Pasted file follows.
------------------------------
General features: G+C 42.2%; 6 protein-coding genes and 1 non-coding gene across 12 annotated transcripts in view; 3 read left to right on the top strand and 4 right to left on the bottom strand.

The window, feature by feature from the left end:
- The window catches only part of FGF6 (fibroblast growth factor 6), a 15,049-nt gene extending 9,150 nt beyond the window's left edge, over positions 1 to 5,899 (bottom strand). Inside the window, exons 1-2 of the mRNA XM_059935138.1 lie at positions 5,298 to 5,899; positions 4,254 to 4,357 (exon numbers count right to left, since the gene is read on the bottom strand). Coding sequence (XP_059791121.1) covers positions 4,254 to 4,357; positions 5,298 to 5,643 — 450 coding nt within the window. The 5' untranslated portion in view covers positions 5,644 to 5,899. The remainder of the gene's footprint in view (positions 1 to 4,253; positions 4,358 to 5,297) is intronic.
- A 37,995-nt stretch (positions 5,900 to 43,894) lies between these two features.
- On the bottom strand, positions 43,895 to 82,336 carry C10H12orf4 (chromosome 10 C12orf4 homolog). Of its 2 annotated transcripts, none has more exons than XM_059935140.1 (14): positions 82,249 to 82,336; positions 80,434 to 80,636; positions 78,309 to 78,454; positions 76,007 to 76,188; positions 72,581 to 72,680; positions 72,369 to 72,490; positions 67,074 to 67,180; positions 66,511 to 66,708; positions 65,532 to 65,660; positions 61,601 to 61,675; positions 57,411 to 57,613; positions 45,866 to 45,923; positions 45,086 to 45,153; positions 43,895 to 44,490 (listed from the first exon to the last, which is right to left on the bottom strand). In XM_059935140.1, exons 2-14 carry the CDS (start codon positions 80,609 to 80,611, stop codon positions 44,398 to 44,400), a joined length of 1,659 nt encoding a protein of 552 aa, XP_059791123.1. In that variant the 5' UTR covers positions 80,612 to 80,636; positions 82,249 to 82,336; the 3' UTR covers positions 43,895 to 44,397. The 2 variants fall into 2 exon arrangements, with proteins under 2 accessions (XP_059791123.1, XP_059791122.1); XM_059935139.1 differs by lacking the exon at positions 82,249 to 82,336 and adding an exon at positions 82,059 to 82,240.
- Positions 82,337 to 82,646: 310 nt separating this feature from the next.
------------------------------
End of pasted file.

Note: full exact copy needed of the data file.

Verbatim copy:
General features: G+C 42.2%; 6 protein-coding genes and 1 non-coding gene across 12 annotated transcripts in view; 3 read left to right on the top strand and 4 right to left on the bottom strand.

The window, feature by feature from the left end:
- The window catches only part of FGF6 (fibroblast growth factor 6), a 15,049-nt gene extending 9,150 nt beyond the window's left edge, over positions 1 to 5,899 (bottom strand). Inside the window, exons 1-2 of the mRNA XM_059935138.1 lie at positions 5,298 to 5,899; positions 4,254 to 4,357 (exon numbers count right to left, since the gene is read on the bottom strand). Coding sequence (XP_059791121.1) covers positions 4,254 to 4,357; positions 5,298 to 5,643 — 450 coding nt within the window. The 5' untranslated portion in view covers positions 5,644 to 5,899. The remainder of the gene's footprint in view (positions 1 to 4,253; positions 4,358 to 5,297) is intronic.
- A 37,995-nt stretch (positions 5,900 to 43,894) lies between these two features.
- On the bottom strand, positions 43,895 to 82,336 carry C10H12orf4 (chromosome 10 C12orf4 homolog). Of its 2 annotated transcripts, none has more exons than XM_059935140.1 (14): positions 82,249 to 82,336; positions 80,434 to 80,636; positions 78,309 to 78,454; positions 76,007 to 76,188; positions 72,581 to 72,680; positions 72,369 to 72,490; positions 67,074 to 67,180; positions 66,511 to 66,708; positions 65,532 to 65,660; positions 61,601 to 61,675; positions 57,411 to 57,613; positions 45,866 to 45,923; positions 45,086 to 45,153; positions 43,895 to 44,490 (listed from the first exon to the last, which is right to left on the bottom strand). In XM_059935140.1, exons 2-14 carry the CDS (start codon positions 80,609 to 80,611, stop codon positions 44,398 to 44,400), a joined length of 1,659 nt encoding a protein of 552 aa, XP_059791123.1. In that variant the 5' UTR covers positions 80,612 to 80,636; positions 82,249 to 82,336; the 3' UTR covers positions 43,895 to 44,397. The 2 variants fall into 2 exon arrangements, with proteins under 2 accessions (XP_059791123.1, XP_059791122.1); XM_059935139.1 differs by lacking the exon at positions 82,249 to 82,336 and adding an exon at positions 82,059 to 82,240.
- Positions 82,337 to 82,646: 310 nt separating this feature from the next.